Journal of Undergraduate Research


sedentary lifestyle, tredmill desks, cycling desks, cognitive performance


Family, Home, and Social Sciences




Sedentary lifestyle and obesity are growing concerns that are responsible for at least 300,000 premature deaths and $90 billion spent on health care per year in the United States (Manson et al., 2004). Many jobs today contribute to a sedentary lifestyle by requiring prolonged periods of sitting. Recent studies show that breaks in sedentary time results in less metabolic risk and a smaller waistline (Healy et al., 2011). Treadmill desks (desks that enable individuals to walk at a slow speed while working) along with cycling desks (workstations where individuals can cycle at a slow speed while working) have been shown to combat sedentariness and obesity through an increase in physical activity and weight loss (Koepp et al., 2013). While many studies have focused on the effects that treadmill desks can have on an individual’s overall health, few have included the concurrent effects on cognitive performance. In one study, neither response time nor accuracy tests of executive function were negatively affected during slow walking on a treadmill desk relative to sitting (Alderman et al., 2014). In contrast, several studies show that multitasking harms performance on both memory tasks and reading comprehension (Pool et al., 2003). Few studies have directly compared the effects of treadmill desks with those of cycling desks on cognitive performance. Our study aims to determine if there is a significant difference between treadmill and cycling desks by testing cognitive performance outcomes on randomized groups compared to baseline performance at a seated position. Increasing our understanding of how slow walking or cycling can affect cognitive performance has important implications for the integration of treadmill or cycling desks into the workplace and the possible effects on cognitive functioning. While they may offer various health benefits, our aims are to determine if treadmill and cycling desks impair performance and to clarify the specific health advantages. If we can understand how performance is influenced by simultaneous slow walking or cycling, then we can consider whether treadmill or cycling desks are generally helpful to a worker or not. By comparing cognitive function test results of an individual when seated with results when slow walking or cycling, our study is one step closer to determining if treadmill and/or cycling desks are beneficial to the workplace. The question of whether the health benefits from using a treadmill or cycling desk are worth the cognitive changes experienced while walking or cycling still needs to be answered.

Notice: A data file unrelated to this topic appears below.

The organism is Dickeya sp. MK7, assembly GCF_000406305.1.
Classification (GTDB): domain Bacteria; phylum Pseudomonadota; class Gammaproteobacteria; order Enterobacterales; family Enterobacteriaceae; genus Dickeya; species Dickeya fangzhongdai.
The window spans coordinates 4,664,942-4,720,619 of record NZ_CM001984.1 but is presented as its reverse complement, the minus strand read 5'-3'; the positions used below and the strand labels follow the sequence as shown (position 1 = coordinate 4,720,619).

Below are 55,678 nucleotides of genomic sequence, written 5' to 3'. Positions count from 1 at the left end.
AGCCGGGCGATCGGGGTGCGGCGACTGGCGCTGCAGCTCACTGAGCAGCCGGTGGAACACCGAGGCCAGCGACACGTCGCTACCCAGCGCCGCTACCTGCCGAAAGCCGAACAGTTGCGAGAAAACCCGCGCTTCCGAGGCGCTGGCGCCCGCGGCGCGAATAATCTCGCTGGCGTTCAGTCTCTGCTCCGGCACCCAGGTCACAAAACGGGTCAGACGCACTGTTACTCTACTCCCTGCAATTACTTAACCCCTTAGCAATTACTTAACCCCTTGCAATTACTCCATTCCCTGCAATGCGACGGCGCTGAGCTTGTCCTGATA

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Psychology Commons